Abbreviation: CI, confidence interval.
a Multivariate analyses controlled for age, sex, race/ethnicity, education, and cancer history.
b Primary prevention behaviors were the following: For colon cancer, “don’t drink alcohol,” “don’t smoke,” “eat fiber,” “eat fruits and vegetables,” “eat healthy/better nutrition,” and “exercise.” For lung cancer, “avoid asbestos,” “avoid polluted air,” “don’t smoke/quit smoking,” “eat healthy,” “exercise,” and “stay away from secondhand smoke.” For skin cancer, “do not use tanning beds/tanning salons,” “stay out of the sun,” “wear protective hat/clothing,” and “wear sunscreen.”
c Secondary prevention behaviors for all 3 cancers were “get screened for cancer/get tested” and “have regular checkups.”

Return to your place in the textTable 3. Multivariate Associations Between Prevention Behavior andType of Prevention Representation, Health Information National Trends Survey, 2005a
Prevention Behavior No. of Participants No. of Behaviors Listed
Total Prevention, Mean (95% CI) P Valueb Primary Prevention, Mean (95% CI)c P Valueb Secondary Prevention, Mean (95% CI) P Valueb
Has had colonoscopy/sigmoidoscopyd
Never 411 1.21 (1.09-1.33) <.001 0.85 (0.73-0.97) .003 0.37 (0.31-0.43) .04
>5 years ago 99 1.39 (1.17-1.61) 1.00 (0.82-1.18) 0.39 (0.27-0.51)
≤5 years 537 1.64 (1.44-1.84) 1.14 (1.00-1.28) 0.50 (0.40-0.60)
Fruit and vegetable intake
<1 serving/day 131 1.28 (1.02-1.54) .66 0.93 (0.67-1.19) .92 0.35 (0.23-0.47) .16
1-4 servings/day 1,462 1.37 (1.29-1.45) 0.96 (0.88-1.04) 0.41 (0.37-0.45)
≥5 servings/day 290 1.30 (1.10-1.50) 0.98 (0.82-1.14) 0.32 (0.24-0.40)
Smoking status
Current 342 1.58 (1.48-1.68) .01 1.56 (1.46-1.66) .01 0.02 (0-0.04) .41
Former 558 1.84 (1.74-1.94) 1.80 (1.70-1.90) 0.04 (0-0.08)
Never 952 1.75 (1.67-1.83) 1.70 (1.62-1.78) 0.05 (0.03-0.07)
Sunscreen use
Never 486 1.93 (1.83-2.03)  .004 1.87 (1.77-1.97)  .01 0.06 (0.04-0.08) .89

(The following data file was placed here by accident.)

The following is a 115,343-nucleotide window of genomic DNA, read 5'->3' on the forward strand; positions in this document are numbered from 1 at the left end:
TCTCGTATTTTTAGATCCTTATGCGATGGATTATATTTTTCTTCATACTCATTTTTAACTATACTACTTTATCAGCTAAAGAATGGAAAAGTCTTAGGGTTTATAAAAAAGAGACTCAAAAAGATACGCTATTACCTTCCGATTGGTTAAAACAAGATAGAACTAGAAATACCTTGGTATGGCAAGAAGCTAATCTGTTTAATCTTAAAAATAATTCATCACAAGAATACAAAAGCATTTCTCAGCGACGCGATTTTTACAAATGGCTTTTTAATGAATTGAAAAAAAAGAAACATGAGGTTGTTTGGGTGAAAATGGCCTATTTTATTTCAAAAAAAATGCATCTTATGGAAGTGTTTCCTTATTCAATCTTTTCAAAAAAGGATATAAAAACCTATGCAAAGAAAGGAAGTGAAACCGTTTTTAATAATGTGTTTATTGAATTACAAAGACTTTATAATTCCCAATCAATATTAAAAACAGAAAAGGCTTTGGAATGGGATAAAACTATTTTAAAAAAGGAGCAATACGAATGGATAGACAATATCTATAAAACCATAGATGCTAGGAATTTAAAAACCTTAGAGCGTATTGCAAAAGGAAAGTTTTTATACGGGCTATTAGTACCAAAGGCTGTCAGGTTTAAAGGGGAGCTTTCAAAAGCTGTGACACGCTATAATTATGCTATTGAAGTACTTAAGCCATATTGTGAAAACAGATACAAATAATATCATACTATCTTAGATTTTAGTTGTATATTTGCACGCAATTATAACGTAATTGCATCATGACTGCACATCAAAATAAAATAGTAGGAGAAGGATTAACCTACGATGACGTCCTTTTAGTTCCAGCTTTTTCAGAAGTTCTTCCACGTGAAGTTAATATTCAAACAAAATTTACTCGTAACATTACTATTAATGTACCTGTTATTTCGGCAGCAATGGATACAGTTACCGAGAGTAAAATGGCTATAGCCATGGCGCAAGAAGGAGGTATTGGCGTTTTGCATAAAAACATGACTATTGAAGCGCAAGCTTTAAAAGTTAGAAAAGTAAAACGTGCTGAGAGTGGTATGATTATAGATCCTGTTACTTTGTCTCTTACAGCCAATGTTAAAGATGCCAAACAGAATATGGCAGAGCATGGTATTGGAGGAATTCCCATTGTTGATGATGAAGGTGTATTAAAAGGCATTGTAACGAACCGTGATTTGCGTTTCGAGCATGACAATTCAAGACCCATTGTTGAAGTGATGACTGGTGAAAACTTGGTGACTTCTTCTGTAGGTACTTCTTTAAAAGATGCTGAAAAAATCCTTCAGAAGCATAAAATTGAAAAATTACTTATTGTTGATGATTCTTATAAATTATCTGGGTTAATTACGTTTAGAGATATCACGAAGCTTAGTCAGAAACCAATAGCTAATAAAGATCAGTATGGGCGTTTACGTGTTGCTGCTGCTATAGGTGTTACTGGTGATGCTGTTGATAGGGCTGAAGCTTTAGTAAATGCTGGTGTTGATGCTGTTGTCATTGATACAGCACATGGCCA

Rarely 282 2.11 (1.99-2.23) 2.05 (1.91-2.19) 0.07 (0.01-0.13)
Sometimes 355 2.19 (2.05-2.33) 2.11 (1.99-2.23) 0.08 (0.04-0.12)
Often 258 2.29 (2.05-2.43) 2.21 (2.07-2.35) 0.08 (0.04-0.12)
Always 281 2.16 (1.98-2.34) 2.08 (1.90-2.26) 0.08 (0.04-0.12)

Abbreviations: CI, confidence interval.
a These analyses controlled for age, sex, race/ethnicity, education, and cancer history.
b Satterthwaite-adjusted F tests and their corresponding P values were used to determine statistical significance.
c Primary prevention behaviors were the following: For colon cancer, “don’t drink alcohol,” “don’t smoke,” “eat fiber,” “eat fruits and vegetables,” “eat healthy/better nutrition,” and “exercise.” For lung cancer, “avoid asbestos,” “avoid polluted air,” “don’t smoke/quit smoking,” “eat healthy,” “exercise,” and “stay away from secondhand smoke.” For skin cancer, “do not use tanning beds/tanning salons,” “stay out of the sun,” “wear protective hat/clothing,” and “wear sunscreen.”
d Analyses with colonoscopy/sigmoidoscopy screening were restricted to respondents aged 50 years or older.

Return to your place in the textTable 4. Multivariate Associations Between Health Beliefs and Behavior, Health Information National Trends Survey, 2005a
Prevention Behavior No. of Respondents Disagree: Not Much You Can Do to Lower Chances, % (95% CI)  P Valueb Agree: Behavior Causes Cancer, % (95% CI)  P Valueb Agree: Screening Leads to Early Detection, % (95% CI)  P Valueb
Has had colonoscopy/sigmoidoscopyc
Never 411 70 (64-76) .37 47 (39-55)  .57 95 (91-99) .61
>5 years ago 99 78 (66-90) 49 (37-61) 93 (87-99)
≤5 years 537 75 (69-81) 52 (46-58) 92 (88-96)
Fruit and vegetable intakec
<1 serving/day 131 74 (64-84) .42 46 (32-60) .77 95 (93-97) .38
1-4 servings/day 1,462 78 (74-92) 48 (44-52) 90 (88-92)
≥5 servings/day 290 84 (74-94) 51 (39-63) 88 (78-98)
Smoking statusc
Current 342 80 (74-86) .78 77 (71-83) .03 85 (79-91) .40
Former 558 83 (77-89) 82 (76-88) 89 (85-93)
Never 952 83 (79-87) 86 (82-90) 87 (85-89)
Sunscreen usec
Never 486 84 (80-88) .30 71 (65-77) .60 86 (82-90) .48
Rarely 282 85 (79-91) 67 (57-77) 92 (86-98)
Sometimes 355 89 (85-93) 68 (60-76) 89 (81-97)
Often 258 89 (83-95) 75 (65-85) 85 (77-93)
Always 281 81 (73-89) 76 (68-84) 87 (81-93)

Abbreviations: CI, confidence interval.
a These analyses controlled for age, sex, race/ethnicity, education, and cancer history.
b Satterthwaite-adjusted F tests and their corresponding P values were used to determine statistical significance.
c  Analyses with colonoscopy/sigmoidoscopy screening were restricted to respondents aged 50 years or older.

Back to top

 




 



The findings and conclusions in this report are those of the authors and do not necessarily represent the official position of the Centers for Disease Control and Prevention.


 Home 

Privacy Policy | Accessibility

CDC Home | Search | Health Topics A-Z

This page last reviewed March 22, 2013

Centers for Disease Control and Prevention
National Center for Chronic Disease Prevention and Health Promotion
 HHS logoUnited States Department of
Health and Human Services